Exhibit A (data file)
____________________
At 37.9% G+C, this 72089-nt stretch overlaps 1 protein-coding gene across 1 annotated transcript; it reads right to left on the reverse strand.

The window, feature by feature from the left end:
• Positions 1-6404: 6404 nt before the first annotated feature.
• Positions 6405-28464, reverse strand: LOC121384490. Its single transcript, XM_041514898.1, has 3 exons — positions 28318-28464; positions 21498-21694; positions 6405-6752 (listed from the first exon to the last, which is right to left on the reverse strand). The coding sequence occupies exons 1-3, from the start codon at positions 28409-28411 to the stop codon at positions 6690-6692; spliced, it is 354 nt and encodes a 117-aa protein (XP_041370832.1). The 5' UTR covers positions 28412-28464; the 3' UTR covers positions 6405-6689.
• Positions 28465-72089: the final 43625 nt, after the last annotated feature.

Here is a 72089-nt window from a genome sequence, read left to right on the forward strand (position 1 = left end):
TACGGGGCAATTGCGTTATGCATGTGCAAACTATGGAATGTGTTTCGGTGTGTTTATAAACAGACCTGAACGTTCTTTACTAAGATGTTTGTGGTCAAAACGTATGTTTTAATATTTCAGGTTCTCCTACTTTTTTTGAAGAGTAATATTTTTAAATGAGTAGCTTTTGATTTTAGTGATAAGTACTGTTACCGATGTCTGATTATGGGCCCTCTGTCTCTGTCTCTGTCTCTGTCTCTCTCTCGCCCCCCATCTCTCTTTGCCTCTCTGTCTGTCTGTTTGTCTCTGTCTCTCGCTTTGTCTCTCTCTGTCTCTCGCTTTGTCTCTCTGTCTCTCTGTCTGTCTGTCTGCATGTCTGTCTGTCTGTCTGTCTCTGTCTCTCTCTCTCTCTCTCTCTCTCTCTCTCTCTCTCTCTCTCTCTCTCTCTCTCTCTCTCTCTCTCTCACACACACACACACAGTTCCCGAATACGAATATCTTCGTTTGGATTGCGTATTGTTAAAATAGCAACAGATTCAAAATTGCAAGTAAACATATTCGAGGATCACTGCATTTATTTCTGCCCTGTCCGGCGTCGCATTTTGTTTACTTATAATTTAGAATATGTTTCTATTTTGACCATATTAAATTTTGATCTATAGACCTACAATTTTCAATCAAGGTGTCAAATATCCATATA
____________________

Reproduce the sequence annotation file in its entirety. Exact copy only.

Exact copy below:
At 37.9% G+C, this 72089-nt stretch overlaps 1 protein-coding gene across 1 annotated transcript; it reads right to left on the reverse strand.

The window, feature by feature from the left end:
• Positions 1-6404: 6404 nt before the first annotated feature.
• Positions 6405-28464, reverse strand: LOC121384490. Its single transcript, XM_041514898.1, has 3 exons — positions 28318-28464; positions 21498-21694; positions 6405-6752 (listed from the first exon to the last, which is right to left on the reverse strand). The coding sequence occupies exons 1-3, from the start codon at positions 28409-28411 to the stop codon at positions 6690-6692; spliced, it is 354 nt and encodes a 117-aa protein (XP_041370832.1). The 5' UTR covers positions 28412-28464; the 3' UTR covers positions 6405-6689.
• Positions 28465-72089: the final 43625 nt, after the last annotated feature.

Here is a 72089-nt window from a genome sequence, read left to right on the forward strand (position 1 = left end):
TACGGGGCAATTGCGTTATGCATGTGCAAACTATGGAATGTGTTTCGGTGTGTTTATAAACAGACCTGAACGTTCTTTACTAAGATGTTTGTGGTCAAAACGTATGTTTTAATATTTCAGGTTCTCCTACTTTTTTTGAAGAGTAATATTTTTAAATGAGTAGCTTTTGATTTTAGTGATAAGTACTGTTACCGATGTCTGATTATGGGCCCTCTGTCTCTGTCTCTGTCTCTGTCTCTCTCTCGCCCCCCATCTCTCTTTGCCTCTCTGTCTGTCTGTTTGTCTCTGTCTCTCGCTTTGTCTCTCTCTGTCTCTCGCTTTGTCTCTCTGTCTCTCTGTCTGTCTGTCTGCATGTCTGTCTGTCTGTCTGTCTCTGTCTCTCTCTCTCTCTCTCTCTCTCTCTCTCTCTCTCTCTCTCTCTCTCTCTCTCTCTCTCTCTCTCTCACACACACACACACAGTTCCCGAATACGAATATCTTCGTTTGGATTGCGTATTGTTAAAATAGCAACAGATTCAAAATTGCAAGTAAACATATTCGAGGATCACTGCATTTATTTCTGCCCTGTCCGGCGTCGCATTTTGTTTACTTATAATTTAGAATATGTTTCTATTTTGACCATATTAAATTTTGATCTATAGACCTACAATTTTCAATCAAGGTGTCAAATATCCATATA